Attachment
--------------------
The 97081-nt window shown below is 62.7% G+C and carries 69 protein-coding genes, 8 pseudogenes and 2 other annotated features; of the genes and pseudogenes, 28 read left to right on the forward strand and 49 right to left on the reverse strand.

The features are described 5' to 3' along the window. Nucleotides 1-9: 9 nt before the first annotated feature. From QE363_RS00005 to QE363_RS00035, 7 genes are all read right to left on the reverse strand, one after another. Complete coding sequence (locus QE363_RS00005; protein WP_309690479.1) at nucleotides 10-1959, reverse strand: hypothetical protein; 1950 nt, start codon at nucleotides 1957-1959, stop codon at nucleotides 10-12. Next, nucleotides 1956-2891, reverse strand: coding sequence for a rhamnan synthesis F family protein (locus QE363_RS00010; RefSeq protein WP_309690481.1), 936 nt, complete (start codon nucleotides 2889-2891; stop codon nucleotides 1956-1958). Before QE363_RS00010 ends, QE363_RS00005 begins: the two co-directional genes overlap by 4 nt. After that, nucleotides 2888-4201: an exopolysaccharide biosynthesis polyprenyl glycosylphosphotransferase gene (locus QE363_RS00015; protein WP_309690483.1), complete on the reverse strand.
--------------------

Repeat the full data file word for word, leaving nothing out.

The 97081-nt window shown below is 62.7% G+C and carries 69 protein-coding genes, 8 pseudogenes and 2 other annotated features; of the genes and pseudogenes, 28 read left to right on the forward strand and 49 right to left on the reverse strand.

The features are described 5' to 3' along the window. Nucleotides 1-9: 9 nt before the first annotated feature. From QE363_RS00005 to QE363_RS00035, 7 genes are all read right to left on the reverse strand, one after another. Complete coding sequence (locus QE363_RS00005; protein WP_309690479.1) at nucleotides 10-1959, reverse strand: hypothetical protein; 1950 nt, start codon at nucleotides 1957-1959, stop codon at nucleotides 10-12. Next, nucleotides 1956-2891, reverse strand: coding sequence for a rhamnan synthesis F family protein (locus QE363_RS00010; RefSeq protein WP_309690481.1), 936 nt, complete (start codon nucleotides 2889-2891; stop codon nucleotides 1956-1958). Before QE363_RS00010 ends, QE363_RS00005 begins: the two co-directional genes overlap by 4 nt. After that, nucleotides 2888-4201: an exopolysaccharide biosynthesis polyprenyl glycosylphosphotransferase gene (locus QE363_RS00015; protein WP_309690483.1), complete on the reverse strand.